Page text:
Ghana
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Ghanaians lament as Korle-Bu increases cost of dialysis

The Korle-Bu Teaching Hospital

The Korle-Bu Teaching Hospital (KBTH) has increased the cost of renal dialysis from GH¢380 to GH¢765.42. This has been met with outcry from the public, who are concerned about the affordability of the treatment.

Dialysis is a life-saving treatment for people with kidney failure. It removes waste products and excess fluid from the blood when the kidneys are unable to do so.

However, it is a costly treatment, and many people in Ghana cannot afford it.

In an interview with Citi News, some people who rely on dialysis treatment at KBTH expressed their concern about the price increase.

One trader said, “Even the GH¢380 they can’t afford and today you can see that GH¢765, then people are going to die. When you look at the situation even for Korle Bu to do some subsidy on this dialysis is possible because patients cannot pay even GH¢380.”

Another person said, “I got alarmed by that particular notice because I know people who go for dialysis sometimes three times a week and they need to do that 12 times in a month. So if a person has to do that 12 times a month and they have to pay in excess of 700 just to do a simple calculation. That is huge.”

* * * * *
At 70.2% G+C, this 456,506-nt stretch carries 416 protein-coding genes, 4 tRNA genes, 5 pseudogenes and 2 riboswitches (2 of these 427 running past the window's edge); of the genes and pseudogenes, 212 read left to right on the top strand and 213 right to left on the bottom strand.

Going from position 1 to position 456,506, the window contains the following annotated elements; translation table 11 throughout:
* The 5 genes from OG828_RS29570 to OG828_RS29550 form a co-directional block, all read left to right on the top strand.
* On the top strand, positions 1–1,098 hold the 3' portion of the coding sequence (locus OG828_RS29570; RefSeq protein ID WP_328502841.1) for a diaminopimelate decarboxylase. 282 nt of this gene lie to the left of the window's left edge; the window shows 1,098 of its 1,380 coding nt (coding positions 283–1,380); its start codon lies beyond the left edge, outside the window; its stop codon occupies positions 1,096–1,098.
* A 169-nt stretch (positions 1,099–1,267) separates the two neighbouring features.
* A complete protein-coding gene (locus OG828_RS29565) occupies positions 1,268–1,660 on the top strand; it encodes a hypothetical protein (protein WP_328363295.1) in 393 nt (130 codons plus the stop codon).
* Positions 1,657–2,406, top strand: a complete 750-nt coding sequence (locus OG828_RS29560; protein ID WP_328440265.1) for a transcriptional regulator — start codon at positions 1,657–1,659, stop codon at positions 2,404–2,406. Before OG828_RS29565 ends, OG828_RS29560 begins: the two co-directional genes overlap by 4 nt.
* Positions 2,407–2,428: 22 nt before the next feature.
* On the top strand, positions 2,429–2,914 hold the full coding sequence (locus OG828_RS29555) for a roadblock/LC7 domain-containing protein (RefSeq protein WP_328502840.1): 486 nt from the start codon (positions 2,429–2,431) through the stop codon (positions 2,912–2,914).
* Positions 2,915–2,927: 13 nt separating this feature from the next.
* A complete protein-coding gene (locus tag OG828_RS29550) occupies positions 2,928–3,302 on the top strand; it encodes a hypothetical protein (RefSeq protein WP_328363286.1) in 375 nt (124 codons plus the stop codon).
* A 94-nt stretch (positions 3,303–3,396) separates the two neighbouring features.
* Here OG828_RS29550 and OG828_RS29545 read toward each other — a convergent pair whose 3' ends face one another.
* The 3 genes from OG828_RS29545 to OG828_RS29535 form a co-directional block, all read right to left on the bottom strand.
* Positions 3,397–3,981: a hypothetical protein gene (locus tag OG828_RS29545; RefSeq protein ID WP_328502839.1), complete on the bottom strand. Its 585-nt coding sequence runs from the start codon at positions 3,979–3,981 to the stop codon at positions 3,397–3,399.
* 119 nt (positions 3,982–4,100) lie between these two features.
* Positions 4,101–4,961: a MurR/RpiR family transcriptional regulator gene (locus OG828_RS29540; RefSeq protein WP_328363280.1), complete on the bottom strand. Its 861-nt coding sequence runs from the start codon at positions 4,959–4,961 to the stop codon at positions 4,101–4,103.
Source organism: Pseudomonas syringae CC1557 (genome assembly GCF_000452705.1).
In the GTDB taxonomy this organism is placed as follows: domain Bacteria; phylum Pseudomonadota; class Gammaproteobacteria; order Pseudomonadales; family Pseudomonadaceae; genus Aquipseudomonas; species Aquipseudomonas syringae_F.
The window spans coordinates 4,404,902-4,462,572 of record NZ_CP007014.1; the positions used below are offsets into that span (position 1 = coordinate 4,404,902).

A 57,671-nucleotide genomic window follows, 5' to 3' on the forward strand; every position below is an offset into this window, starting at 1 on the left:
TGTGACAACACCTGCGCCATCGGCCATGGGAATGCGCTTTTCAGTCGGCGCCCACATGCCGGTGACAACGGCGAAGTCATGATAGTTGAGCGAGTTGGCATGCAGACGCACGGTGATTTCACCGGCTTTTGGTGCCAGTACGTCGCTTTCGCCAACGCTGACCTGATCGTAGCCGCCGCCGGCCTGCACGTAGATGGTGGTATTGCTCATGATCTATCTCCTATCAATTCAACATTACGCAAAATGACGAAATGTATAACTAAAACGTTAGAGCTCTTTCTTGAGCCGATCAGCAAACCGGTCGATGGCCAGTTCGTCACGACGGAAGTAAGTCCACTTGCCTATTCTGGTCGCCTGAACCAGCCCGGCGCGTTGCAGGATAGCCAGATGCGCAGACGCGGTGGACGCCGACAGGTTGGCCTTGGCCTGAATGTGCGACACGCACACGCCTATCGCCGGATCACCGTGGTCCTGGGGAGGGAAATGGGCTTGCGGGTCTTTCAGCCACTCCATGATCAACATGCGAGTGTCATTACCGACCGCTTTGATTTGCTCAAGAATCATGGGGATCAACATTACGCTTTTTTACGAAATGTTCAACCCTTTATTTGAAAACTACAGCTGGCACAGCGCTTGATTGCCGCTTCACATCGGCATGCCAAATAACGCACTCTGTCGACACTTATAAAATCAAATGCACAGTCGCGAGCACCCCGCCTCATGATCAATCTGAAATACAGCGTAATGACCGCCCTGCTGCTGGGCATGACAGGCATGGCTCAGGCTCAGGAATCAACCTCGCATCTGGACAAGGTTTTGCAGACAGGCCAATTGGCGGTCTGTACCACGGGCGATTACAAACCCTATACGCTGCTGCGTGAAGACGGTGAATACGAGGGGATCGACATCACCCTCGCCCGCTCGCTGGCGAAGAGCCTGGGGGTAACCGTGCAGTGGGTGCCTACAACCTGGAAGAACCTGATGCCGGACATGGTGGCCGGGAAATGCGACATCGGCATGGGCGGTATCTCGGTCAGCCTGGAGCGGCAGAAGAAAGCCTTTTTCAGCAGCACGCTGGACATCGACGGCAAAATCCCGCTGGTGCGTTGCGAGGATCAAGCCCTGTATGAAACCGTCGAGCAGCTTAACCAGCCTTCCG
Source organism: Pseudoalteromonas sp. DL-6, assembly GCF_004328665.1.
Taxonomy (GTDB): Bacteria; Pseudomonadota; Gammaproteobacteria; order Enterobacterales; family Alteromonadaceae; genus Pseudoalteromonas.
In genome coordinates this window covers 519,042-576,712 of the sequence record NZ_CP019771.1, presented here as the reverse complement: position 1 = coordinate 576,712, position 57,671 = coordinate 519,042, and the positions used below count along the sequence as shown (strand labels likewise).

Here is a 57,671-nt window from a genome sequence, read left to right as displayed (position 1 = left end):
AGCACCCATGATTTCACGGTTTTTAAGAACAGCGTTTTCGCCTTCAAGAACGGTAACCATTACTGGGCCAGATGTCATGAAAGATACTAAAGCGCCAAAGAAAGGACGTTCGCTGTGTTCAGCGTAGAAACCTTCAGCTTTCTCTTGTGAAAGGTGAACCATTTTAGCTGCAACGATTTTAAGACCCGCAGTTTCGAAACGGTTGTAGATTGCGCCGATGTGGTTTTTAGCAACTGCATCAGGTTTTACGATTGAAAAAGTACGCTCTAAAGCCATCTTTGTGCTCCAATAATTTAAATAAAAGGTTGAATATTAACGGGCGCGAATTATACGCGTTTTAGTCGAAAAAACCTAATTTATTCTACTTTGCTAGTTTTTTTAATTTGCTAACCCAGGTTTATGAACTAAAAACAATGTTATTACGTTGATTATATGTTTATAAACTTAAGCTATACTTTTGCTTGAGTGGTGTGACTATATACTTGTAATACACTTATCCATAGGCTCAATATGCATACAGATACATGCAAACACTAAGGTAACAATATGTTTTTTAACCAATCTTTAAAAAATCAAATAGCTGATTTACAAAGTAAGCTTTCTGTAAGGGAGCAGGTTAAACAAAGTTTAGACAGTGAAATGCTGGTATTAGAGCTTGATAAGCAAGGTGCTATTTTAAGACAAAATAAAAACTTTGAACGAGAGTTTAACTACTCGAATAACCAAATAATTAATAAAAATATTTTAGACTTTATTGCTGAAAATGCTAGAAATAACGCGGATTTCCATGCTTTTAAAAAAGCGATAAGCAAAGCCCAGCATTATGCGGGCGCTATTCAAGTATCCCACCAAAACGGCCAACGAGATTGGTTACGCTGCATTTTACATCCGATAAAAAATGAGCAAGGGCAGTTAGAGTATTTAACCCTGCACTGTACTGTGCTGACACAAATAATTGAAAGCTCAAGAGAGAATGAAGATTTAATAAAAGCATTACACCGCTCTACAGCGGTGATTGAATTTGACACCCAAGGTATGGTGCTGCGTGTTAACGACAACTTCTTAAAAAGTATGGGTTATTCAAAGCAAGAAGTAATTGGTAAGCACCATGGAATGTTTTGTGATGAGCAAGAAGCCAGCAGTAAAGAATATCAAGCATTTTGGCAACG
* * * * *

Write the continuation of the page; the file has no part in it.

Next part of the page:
“You need to have lots of money to sustain that. So that is Korle Bu signing the death sentences of persons who go to Korle Bu for dialysis.”

Some celebrities have also spoken out against the price increase. Actor and politician John Dumelo said that dialysis treatment should be under the National Health Insurance Scheme (NHIS) to make it more affordable.

In an ‘X’ post, he stressed that “Dialysis treatment should be included under the NHIS. It can be done.”

Korle-Bu has, however, disclosed that it has met with patients privately to discuss the fees. The hospital has also resumed its routine operations at the dialysis centre after receiving a consignment of renal consumables.

Mustapha Salifu, the Public Relations Officer (PRO) of KBTH explained that, the treatment interruption occurred due to contractual issues with the supplier.

“We had some contractual issues with the suppliers of the consumables that we use for renal dialysis and that caused some delay in getting the consumables imported into the country for services to our patients but thankfully last week we took delivery of the consumables and then we are starting to provide the services to patients” he said.